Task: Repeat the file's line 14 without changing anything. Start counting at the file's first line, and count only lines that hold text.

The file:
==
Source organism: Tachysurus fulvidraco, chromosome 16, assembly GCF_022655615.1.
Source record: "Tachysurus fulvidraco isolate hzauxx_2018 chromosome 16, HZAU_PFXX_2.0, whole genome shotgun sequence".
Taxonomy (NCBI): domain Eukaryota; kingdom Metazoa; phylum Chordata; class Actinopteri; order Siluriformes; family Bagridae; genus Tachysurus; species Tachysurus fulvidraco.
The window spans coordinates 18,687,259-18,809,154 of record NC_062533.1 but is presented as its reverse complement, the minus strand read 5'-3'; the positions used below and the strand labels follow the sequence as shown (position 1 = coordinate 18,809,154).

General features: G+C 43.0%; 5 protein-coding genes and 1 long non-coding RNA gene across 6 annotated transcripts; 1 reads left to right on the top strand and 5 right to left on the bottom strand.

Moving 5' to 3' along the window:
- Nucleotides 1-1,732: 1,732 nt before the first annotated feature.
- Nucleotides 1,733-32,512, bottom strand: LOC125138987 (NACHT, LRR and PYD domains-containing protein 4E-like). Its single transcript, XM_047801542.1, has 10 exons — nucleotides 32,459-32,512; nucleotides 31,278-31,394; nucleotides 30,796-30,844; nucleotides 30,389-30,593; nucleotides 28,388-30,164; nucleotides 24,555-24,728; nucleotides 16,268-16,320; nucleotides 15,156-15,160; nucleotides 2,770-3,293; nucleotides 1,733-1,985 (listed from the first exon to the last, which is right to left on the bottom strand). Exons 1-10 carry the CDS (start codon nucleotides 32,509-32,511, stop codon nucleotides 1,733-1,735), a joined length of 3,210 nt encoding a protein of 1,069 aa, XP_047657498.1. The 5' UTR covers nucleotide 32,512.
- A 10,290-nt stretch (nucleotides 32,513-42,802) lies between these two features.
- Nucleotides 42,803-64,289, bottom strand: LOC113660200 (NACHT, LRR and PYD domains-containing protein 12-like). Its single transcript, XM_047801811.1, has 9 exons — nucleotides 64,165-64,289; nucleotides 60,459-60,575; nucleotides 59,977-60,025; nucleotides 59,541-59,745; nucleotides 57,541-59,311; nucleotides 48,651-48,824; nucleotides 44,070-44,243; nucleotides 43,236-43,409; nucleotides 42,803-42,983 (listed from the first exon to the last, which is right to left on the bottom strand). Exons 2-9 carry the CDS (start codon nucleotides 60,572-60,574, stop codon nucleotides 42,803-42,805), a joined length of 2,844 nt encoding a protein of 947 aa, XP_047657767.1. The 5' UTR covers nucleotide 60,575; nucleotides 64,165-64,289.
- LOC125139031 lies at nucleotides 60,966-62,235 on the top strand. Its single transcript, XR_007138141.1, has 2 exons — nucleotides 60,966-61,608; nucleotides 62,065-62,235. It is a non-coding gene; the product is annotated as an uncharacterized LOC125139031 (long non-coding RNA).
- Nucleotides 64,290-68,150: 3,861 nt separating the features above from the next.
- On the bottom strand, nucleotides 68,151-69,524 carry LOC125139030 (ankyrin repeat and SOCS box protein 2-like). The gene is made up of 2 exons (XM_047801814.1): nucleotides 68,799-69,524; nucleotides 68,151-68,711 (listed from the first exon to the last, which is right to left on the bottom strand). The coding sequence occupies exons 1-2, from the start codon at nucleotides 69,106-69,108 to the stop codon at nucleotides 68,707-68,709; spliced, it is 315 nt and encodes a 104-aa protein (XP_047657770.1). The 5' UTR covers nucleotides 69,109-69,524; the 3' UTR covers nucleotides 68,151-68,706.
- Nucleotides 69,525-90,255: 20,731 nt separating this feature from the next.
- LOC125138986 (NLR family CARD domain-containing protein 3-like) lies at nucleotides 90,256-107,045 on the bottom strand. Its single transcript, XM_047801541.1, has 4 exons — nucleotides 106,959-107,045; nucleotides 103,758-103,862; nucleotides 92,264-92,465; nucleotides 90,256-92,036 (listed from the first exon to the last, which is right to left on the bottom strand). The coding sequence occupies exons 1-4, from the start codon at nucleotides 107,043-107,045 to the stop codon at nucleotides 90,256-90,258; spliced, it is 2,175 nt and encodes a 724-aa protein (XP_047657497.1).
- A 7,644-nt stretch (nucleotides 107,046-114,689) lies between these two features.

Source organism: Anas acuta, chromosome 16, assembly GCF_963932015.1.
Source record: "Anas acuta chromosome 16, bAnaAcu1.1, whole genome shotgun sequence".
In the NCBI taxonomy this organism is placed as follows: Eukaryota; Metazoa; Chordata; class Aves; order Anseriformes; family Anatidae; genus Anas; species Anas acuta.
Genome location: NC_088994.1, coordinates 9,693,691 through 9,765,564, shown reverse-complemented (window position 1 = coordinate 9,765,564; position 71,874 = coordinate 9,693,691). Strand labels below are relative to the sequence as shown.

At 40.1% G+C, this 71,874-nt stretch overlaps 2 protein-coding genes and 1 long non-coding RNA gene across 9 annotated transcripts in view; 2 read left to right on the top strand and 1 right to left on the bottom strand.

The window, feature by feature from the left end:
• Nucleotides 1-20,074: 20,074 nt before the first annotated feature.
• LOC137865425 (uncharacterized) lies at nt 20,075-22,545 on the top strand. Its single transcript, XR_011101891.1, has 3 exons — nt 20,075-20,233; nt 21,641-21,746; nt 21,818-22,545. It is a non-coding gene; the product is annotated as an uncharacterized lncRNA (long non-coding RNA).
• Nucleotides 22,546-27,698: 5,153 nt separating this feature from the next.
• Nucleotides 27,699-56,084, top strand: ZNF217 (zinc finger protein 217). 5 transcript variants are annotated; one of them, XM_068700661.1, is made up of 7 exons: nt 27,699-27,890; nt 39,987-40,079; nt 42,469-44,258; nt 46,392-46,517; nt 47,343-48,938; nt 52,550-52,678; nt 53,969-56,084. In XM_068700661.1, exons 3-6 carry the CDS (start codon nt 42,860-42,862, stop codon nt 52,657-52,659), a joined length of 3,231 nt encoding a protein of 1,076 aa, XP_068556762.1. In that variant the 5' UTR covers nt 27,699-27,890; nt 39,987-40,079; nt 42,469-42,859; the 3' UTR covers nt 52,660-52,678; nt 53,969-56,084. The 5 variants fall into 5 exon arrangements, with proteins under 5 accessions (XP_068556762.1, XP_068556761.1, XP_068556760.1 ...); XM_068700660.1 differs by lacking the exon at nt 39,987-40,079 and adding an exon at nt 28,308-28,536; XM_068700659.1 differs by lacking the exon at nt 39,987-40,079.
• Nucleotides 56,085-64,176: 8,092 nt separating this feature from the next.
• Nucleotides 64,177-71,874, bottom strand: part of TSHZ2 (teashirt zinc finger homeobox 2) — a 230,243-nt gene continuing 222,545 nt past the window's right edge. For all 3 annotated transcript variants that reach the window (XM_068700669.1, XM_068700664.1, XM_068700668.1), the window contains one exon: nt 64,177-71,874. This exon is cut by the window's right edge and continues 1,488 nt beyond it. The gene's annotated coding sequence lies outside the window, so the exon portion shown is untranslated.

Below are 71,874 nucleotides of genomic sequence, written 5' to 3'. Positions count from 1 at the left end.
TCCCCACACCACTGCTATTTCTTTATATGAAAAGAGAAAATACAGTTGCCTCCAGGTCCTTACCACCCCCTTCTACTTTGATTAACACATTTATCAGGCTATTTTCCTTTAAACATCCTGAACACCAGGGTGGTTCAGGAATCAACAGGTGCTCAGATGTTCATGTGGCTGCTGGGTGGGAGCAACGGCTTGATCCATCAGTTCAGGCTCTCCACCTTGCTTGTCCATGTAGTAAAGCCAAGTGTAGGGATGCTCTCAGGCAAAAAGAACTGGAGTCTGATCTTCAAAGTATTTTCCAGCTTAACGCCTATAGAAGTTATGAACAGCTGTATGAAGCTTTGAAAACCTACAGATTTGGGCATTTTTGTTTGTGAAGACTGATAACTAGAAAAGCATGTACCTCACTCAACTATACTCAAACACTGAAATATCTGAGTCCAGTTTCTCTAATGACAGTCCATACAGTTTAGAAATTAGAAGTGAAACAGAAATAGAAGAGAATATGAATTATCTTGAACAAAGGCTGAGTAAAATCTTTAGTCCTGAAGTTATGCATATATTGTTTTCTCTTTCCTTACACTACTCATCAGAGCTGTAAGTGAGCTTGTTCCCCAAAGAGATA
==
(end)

- Nucleotides 69,525-90,255: 20,731 nt separating this feature from the next.